Tuesday, April 9, 2013

Teaching Children to "Follow the Leader"

One of my students is having a very difficult time learning to walk in a line.  Last year, he was very anxious and nervous in environments outside the classroom. Each time we walked into the hall, he held a teacher's hand for comfort and security. 

This year is a whole different story! He has really come out of his shell now. He looks forward to functional walks in the hallway. He is willing to explore new things and resists holding a teacher's hand to do so.  Normally, I would be very excited about this development.  We like for our students to be as independent as possible and walking in the hallway without holding a teacher's hand is a good independent skill for all students. However, he does not understand of the concept of walking in line behind a friend or teacher.  He prefers to run ahead.  He does not like to walk behind someone because he can’t see what is ahead and because I think it makes him feel as though he is losing control. 

Throughout the year, we have tried many techniques to supporting him with this skill.  We have used social stories and video modeling of walking in the hallway.  We have also had him do daily hallway errands alone with the teacher to work on walking behind and following.  Unfortunately, our efforts were unsuccessful.  It was as if he did not understand the concept of walking in line.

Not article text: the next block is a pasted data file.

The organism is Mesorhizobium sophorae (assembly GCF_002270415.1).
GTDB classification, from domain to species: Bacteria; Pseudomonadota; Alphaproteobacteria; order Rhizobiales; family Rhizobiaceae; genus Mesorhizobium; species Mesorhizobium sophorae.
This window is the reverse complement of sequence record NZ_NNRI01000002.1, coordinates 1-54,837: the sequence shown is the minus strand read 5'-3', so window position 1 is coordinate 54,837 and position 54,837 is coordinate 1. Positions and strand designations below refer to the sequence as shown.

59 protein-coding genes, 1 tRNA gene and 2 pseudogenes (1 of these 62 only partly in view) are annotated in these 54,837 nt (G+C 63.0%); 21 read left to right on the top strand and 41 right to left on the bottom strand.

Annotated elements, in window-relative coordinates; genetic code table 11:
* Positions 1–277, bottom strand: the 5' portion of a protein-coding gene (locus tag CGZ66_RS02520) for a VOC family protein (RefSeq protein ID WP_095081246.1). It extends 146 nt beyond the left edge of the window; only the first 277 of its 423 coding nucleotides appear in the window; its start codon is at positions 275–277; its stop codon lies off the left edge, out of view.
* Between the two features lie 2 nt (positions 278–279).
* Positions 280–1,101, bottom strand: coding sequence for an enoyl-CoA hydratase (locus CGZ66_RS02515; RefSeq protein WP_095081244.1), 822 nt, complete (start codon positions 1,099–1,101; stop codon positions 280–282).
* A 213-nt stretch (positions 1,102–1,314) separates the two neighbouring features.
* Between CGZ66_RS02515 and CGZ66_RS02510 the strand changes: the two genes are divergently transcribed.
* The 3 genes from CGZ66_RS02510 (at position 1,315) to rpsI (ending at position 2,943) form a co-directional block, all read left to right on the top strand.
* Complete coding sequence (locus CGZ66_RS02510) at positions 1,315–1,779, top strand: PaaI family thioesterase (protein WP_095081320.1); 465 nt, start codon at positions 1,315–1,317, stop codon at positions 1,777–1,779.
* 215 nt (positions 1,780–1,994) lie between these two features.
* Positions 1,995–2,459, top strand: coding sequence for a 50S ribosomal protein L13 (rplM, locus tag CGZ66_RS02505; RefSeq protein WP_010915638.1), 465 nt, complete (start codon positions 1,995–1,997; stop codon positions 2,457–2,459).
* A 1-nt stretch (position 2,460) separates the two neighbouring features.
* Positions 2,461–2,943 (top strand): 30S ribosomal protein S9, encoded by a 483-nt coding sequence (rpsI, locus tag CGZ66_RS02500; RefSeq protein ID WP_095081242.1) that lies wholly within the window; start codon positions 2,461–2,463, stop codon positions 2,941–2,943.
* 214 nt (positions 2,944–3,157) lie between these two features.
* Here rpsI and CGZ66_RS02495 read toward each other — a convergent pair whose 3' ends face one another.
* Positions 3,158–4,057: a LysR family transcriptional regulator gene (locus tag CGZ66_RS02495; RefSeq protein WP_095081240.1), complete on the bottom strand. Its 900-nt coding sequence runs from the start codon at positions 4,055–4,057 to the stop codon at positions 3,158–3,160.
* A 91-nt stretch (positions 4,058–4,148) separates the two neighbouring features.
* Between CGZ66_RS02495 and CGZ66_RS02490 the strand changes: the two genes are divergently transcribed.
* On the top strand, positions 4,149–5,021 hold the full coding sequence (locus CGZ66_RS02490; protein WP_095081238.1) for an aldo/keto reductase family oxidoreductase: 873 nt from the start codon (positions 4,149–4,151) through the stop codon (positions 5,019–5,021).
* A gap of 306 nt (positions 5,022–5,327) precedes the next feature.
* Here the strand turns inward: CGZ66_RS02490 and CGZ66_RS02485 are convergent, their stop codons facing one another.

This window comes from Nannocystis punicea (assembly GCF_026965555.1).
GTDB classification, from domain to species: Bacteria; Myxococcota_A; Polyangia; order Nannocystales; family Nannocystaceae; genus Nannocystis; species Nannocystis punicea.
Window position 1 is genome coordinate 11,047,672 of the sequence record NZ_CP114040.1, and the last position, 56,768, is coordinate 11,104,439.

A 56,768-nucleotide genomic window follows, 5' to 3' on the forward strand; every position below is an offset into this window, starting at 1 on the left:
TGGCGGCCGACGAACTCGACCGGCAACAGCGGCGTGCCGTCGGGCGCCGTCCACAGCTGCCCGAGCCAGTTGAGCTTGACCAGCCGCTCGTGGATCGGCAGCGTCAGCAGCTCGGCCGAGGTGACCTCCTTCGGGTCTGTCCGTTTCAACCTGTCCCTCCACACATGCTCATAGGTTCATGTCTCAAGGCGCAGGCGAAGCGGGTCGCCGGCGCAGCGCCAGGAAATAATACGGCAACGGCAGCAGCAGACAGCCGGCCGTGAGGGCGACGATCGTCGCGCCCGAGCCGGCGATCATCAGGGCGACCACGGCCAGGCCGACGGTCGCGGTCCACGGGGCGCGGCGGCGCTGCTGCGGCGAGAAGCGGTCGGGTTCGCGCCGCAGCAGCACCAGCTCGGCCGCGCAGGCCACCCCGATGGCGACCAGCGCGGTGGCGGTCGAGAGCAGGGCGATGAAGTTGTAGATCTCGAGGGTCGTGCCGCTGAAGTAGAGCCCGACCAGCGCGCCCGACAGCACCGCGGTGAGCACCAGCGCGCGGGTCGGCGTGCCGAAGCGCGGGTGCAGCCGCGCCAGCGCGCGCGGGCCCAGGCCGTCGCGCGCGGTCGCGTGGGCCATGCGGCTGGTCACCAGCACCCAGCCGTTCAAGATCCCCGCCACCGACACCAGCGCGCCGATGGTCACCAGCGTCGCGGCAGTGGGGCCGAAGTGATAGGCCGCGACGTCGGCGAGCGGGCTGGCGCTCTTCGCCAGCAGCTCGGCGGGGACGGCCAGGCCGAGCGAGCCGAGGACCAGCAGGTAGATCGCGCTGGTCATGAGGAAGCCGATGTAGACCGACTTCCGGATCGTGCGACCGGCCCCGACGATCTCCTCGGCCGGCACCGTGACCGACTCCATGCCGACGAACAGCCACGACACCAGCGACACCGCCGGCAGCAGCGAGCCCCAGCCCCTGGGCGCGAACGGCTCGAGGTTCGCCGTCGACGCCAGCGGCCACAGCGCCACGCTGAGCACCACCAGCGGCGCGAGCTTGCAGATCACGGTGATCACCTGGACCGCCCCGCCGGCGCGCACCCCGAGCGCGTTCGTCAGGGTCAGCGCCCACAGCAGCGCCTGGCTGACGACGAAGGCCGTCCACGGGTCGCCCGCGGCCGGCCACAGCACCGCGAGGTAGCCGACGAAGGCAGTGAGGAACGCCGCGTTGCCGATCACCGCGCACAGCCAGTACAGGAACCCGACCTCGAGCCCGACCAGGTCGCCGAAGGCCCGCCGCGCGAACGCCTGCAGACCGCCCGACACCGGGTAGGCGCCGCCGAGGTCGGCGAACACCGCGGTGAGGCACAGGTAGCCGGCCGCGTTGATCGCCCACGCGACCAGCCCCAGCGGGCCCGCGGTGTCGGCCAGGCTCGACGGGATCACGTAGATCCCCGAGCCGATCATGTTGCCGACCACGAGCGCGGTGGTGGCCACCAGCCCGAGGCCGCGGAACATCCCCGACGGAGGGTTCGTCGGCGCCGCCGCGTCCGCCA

I then began thinking of other ways to teach him the concept of following behind.  I remembered that he loves cars and trucks and is highly motivated by playing with them. I created a play activity where he and friends could line up cars and put them in the back of a car-carrying truck. 

The only catch was I used packing tape to adhere pictures of his classmates and teachers on the cars so he could visually see what it meant for students to follow behind their friends and teachers in a line.  

It was the golden ticket! Within a few days, he got the concept of following in line behind someone and could do so each time we were in the hallway.  

Instructor's Insight:  To support his success, I hung a visual of the toy cars lined up next to his place in line.  

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